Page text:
About Virtualization, VDI, SBC, Application Compatibility and anything else I feel like
ClickOnce is a Microsoft technology that enables an end user to install an application from the web without administrative permissions.
That’s great isn’t it?
While ClickOnce may sound great to developers it’s actually a nightmare for Enterprise administrators because they try to prevent users from installing software themselves.
ClickOnce also incorporates an Automatic Updates mechanism which means that users might run different or not tested/approved versions…
It get’s even worse in virtual environments such as VDI and SBC where machines are often non-persistent. Each time the users starts the application they will see a screen similar to the one below while they actually download and install it over and over again:
If the environment is persistent, it’s not guaranteed that the user works on the same machine each day. This means that the application will be installed on every box the user ever logs onto…
How does it work?
In order to understand how we can best treat ClickOnce applications we need to understand how they work since MSDN documentation does not describe this in detail.
ClickOnce does this by installing all required files into
%userprofile%\Local Settings\Apps\2.0\<random folder>\<random app id>.
The <random folder> is composed out of the first 11 characters from the following registry key:
Assemblies and Components
Since ClickOnce is .NET framework technology, it’s likely that such an application comes with .NET assemblies (dll’s).
.NET Assemblies are usually installed and registered in the Global Assembly Cache (GAC) but since that requires administrative permissions they are simply places in the application folder.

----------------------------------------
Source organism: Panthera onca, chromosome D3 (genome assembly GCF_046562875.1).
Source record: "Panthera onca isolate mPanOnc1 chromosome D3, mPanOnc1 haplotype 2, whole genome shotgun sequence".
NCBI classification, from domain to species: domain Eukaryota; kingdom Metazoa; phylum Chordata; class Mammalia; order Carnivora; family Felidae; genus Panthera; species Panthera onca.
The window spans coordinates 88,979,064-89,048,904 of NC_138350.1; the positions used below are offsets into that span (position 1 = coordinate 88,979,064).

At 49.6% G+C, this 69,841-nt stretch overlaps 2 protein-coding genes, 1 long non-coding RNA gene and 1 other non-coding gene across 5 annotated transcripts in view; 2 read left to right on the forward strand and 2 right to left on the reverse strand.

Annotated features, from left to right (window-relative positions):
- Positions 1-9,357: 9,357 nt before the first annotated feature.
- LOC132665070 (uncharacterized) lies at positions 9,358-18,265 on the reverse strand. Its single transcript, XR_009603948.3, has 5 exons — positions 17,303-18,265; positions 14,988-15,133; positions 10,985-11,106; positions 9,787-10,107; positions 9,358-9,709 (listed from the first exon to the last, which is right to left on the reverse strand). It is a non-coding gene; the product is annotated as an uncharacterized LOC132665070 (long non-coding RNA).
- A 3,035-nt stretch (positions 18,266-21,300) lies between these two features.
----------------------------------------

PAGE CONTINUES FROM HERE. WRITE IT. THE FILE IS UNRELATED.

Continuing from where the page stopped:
Therefore ClickOnce uses Registration-Free activation as described here.
Launching a ClickOnce Application
Finally a shortcut is created in the user part of the Start Menu to launch the application. The shortcut’s target points to an file with the extension "appref-ms". If we open this file with notepad, we can see that it contains the applications URL and the Application’s id:
appref-ms resolves to Application.Reference with the following Shell|Open action in the registry:
rundll32.exe dfshim.dll,ShOpenVerbShortcut %1|%2
The actual process, as visible in TaskManager, that runs a ClickOnce application is dfsvc.exe.
So what to do with ClickOnce?
How you deal with ClickOnce applications is up to you, let’s discuss a few options to handle them.
Option #1: Allow installation
If it’s allright in your environment to have the user install ClickOnce applications it’s a lot friendlier to give them a start menu entry than a hyperlink. Use your favorite UEM or even a loginscript to create a start menu shortcut and point it to:
rundll32.exe dfshim.dll,ShOpenVerbApplication http://ClickOnceUrl.application
Where the url matches what’s inside the appref-ms file and must end with .application
Option #2: Virtualize
My personal preference would be to virtualize a ClickOnce applications using tools like App-V or ThinApp. This enabled us to deploy a ClickOnce application like all other applications and does not rely on the user to install them.
ClickOnce applications are hard to virtualize though. My first attempt was to use the normal capture process. But due to the launch process of ClickOnce application (through the Shell/Explorer.exe) you "step out the bubble" and therefore fail to load assemblies located inside the bubble. In my case the app just crashed but Event ID 59 was in the Event Log:
I troubleshooted this for a while and in the end the solution was so simple that it’s almost too easy!
You can simply pickup the whole application folder including all DLL’s and files, place that in the package and launch the exe from the folder…
To easily determine where the necessary files are you can used the mageui.exe tool from the platform sdk (I have attached this at the end of this post for convenience). Open the application’s manifest (usually named Appname.exe.manifest) and click the Files Tab:
So collect those files, place them in a (virtual) folder of choice and use the exe listed as Entry Point. That’s it!
Option #3: Use a fileshare
Using the same method as option #2, just place the files on a network share and launch the files form there 😉
I have not (yet) found a way to block updates on a ClickOnce application. If you do, please let me know so I can add it to this post!
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